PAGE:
Buy the Book
When I moved to New York as a 20-year-old baby gay ready to start life in the big city, one of the first places I went was A Different Light bookstore, then located on Hudson Street in Greenwich Village. Walking through its door, I found myself for the first time in a place where books about people like myself were front and center, instead of hidden in the far recesses of a Sexuality or Gender Studies section of a larger chain store (if they were there at all). And instead of one or two titles, I found hundreds.
I found many other things there. A schedule of meetings for the recently-established ACT UP, which would become my introduction to queer politics. Information about The Center, where I would soon become a volunteer. A bulletin board overflowing with fliers about so many happenings and events that it made my head swim. Later, I would find my first boyfriend there. But that first day, I went home with a bag stuffed near to bursting and a heart filled with joy.
I still remember the first books I purchased there. Larry Duplechan’s Blackbird. David B. Feinberg’s Eighty-Sixed. Larry Kramer’s Faggots. And editor George Stambolian’s Men on Men: Best New Gay Fiction, which would introduce me to a roster of voices including Dennis Cooper, Edmund White, Felice Picano, and Andrew Holleran. I spread these treasures out on the bed in my tiny studio apartment and read pieces from each, too excited to focus on any one of them.
Filmmaker John Waters infamously said (although a bit more colorfully), “If you go home with somebody, and they don’t have books, don’t sleep with ‘em!” In New York in those days, this was rarely a problem. Gay men read. A lot. Almost every home you went into had a bookcase filled with favorites.
Going home with someone often ended in discovering both new erotic possibilities as well as a list of titles to pick up on the next visit to the bookstore. And if you wanted to keep up with the conversations at social gatherings, I discovered, being able to talk about books was as important as having opinions about the newest Broadway shows or what was happening in Washington.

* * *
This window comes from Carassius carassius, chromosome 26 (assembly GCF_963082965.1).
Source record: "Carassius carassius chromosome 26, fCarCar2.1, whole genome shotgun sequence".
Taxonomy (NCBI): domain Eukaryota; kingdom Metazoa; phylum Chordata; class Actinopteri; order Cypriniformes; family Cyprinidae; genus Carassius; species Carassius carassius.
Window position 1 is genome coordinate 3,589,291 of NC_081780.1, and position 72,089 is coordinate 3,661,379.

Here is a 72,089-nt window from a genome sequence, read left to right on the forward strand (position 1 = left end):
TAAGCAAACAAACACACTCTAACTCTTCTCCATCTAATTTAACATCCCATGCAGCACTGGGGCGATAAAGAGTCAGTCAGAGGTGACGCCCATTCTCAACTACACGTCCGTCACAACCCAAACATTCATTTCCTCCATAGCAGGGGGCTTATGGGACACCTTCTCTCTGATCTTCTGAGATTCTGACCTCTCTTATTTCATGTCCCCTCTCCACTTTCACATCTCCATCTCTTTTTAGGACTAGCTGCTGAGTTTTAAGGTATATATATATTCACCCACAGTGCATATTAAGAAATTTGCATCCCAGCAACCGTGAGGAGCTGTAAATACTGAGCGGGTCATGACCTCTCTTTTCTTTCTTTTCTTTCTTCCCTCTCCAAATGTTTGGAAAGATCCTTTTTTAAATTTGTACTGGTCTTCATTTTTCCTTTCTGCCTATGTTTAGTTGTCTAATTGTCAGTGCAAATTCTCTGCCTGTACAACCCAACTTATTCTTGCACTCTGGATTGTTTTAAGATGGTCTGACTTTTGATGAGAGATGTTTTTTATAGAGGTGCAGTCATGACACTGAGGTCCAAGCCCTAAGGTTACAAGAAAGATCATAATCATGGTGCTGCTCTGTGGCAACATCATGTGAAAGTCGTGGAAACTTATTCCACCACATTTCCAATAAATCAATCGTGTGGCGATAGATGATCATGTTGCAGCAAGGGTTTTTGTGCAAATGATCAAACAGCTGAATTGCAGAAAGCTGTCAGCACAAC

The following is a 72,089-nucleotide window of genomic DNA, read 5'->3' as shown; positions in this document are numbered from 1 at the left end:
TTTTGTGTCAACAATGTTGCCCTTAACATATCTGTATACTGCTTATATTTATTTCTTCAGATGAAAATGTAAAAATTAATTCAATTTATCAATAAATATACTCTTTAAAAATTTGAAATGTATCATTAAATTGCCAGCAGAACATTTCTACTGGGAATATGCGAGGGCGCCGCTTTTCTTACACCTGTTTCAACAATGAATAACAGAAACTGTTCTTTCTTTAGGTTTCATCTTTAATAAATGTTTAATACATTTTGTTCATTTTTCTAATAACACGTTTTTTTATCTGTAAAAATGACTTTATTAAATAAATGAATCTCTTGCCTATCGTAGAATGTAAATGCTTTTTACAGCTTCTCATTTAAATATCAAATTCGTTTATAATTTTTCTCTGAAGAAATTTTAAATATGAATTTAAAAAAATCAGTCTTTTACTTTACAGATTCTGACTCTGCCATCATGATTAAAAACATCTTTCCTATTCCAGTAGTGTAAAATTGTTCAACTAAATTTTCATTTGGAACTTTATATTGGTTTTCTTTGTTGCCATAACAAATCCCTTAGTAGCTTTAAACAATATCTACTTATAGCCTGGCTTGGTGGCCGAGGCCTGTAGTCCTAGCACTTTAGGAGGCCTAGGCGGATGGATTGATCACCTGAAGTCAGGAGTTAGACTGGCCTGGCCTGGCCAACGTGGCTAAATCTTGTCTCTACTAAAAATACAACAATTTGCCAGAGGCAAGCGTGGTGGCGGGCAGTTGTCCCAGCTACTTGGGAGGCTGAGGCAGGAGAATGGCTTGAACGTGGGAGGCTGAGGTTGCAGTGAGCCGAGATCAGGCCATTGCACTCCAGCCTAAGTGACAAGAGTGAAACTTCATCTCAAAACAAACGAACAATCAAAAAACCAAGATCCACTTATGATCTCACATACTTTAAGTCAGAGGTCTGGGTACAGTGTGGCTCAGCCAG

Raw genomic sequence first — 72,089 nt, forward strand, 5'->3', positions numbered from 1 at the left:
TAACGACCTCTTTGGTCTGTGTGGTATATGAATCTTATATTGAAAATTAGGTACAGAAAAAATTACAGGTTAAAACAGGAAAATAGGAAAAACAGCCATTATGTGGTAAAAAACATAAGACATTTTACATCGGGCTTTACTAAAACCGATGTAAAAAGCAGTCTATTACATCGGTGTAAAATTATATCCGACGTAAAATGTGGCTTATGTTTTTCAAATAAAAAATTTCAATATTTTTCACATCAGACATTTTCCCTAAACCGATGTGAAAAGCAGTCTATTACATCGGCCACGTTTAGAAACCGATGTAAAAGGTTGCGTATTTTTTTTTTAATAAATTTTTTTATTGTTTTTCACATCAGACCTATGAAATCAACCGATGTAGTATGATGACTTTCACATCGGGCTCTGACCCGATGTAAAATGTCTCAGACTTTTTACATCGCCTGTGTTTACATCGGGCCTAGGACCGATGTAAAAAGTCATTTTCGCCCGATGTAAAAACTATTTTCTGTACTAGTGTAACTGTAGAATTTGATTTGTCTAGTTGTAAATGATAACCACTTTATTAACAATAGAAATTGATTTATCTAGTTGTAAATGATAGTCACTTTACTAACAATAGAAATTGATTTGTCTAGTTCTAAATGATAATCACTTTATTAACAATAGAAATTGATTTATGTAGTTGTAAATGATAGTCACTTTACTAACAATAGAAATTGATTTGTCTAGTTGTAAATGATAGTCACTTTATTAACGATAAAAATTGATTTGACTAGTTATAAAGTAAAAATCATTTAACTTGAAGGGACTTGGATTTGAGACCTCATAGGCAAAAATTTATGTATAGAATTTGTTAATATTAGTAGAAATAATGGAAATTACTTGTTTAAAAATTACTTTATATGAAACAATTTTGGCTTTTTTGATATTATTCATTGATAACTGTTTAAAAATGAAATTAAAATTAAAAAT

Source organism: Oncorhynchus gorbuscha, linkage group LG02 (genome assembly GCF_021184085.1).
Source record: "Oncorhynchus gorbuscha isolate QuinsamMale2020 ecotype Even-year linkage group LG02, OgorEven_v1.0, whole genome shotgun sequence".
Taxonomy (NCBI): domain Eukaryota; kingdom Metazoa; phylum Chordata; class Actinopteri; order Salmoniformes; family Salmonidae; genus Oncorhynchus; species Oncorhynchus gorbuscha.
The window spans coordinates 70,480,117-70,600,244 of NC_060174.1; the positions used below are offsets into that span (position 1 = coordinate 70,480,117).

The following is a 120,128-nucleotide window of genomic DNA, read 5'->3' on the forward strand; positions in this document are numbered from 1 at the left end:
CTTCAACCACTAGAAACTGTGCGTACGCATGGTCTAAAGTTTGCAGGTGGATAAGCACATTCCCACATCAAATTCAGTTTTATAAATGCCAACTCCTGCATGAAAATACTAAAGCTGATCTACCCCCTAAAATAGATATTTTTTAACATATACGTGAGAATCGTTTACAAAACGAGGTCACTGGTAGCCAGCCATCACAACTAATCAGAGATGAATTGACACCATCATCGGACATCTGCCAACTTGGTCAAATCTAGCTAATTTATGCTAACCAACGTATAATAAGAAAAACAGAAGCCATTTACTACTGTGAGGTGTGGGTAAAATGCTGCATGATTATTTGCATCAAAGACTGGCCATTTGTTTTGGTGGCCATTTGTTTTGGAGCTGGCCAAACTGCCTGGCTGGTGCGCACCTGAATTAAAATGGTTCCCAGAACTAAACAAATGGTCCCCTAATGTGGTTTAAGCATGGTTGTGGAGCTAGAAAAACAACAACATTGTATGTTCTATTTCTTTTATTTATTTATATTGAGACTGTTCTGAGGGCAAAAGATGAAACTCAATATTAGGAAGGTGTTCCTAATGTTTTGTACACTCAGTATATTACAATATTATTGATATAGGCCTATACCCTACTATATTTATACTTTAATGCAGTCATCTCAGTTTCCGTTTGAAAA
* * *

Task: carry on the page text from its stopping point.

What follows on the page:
Somewhere along the line, things changed.
Maybe I notice this more because books are my livelihood. When I first started publishing, there were dozens of LGBTQ bookstores. On my first book tour, I visited more than twenty of them. I was reviewed and profiled in LGBTQ newspapers in every city I visited. My books were brought by the InsightOut Book Club and promoted heavily in the LGBTQ sections of chain stores such as Borders.
Then those things began to disappear. The newspapers folded. The stores closed. InsightOut was dissolved by its parent company. The small gay presses (particularly the early feminist/lesbian presses) that had been instrumental in getting queer voices into print struggled to survive.
A lot of this had to do with changes in how readers found and bought books. The internet replaced stores and Amazon “other books you might like” algorithms replaced booksellers recommending titles to their customers. But it also had to do with changes in the LGBTQ community itself. With greater acceptance and political gains, and with the worst of the HIV/AIDS crisis behind us, we became perhaps less insular, less inclined to make and support art specifically about our queer lives.
According to a recent report issued by the Pew Research Center, the typical American reads four books a year. I like to think the typical gay American reads far more than that. But I don’t know.
My ex-partner never read books, even mine. He preferred television. And of course, while my writer friends read and talk about books, I find that more and more of my friends are more interested in things like movies. Ironically, and frankly, sadly, they’re frequently the ones who balk at paying $20 for a book but will eagerly plunk down $30 for a movie ticket, some popcorn, and a soda. Not to mention the cash they shell out for associated t-shirts, plastic toys, and the DVD when it comes out.
Summer is here now, which means vacation time for some of us, or maybe weekends on the beach. As you look for ways to keep yourself entertained, I encourage you to pick up some books. Preferably by LGBTQ writers. Preferably new ones you actually pay for, so the author can receive some royalties and maybe be able to afford to write the next one.
Equally important, or maybe even more important, I encourage you to talk about what you’re reading. Tell people about the books. Make reading and discussing books a part of your life, or a bigger part if you already do. We’ll all be better for it.
Oh, and if you go home with somebody, and they don’t have books, lend them one of yours. ▼
Michael Thomas Ford is a much-published Lambda Literary award-winning author. More Michael Thomas Ford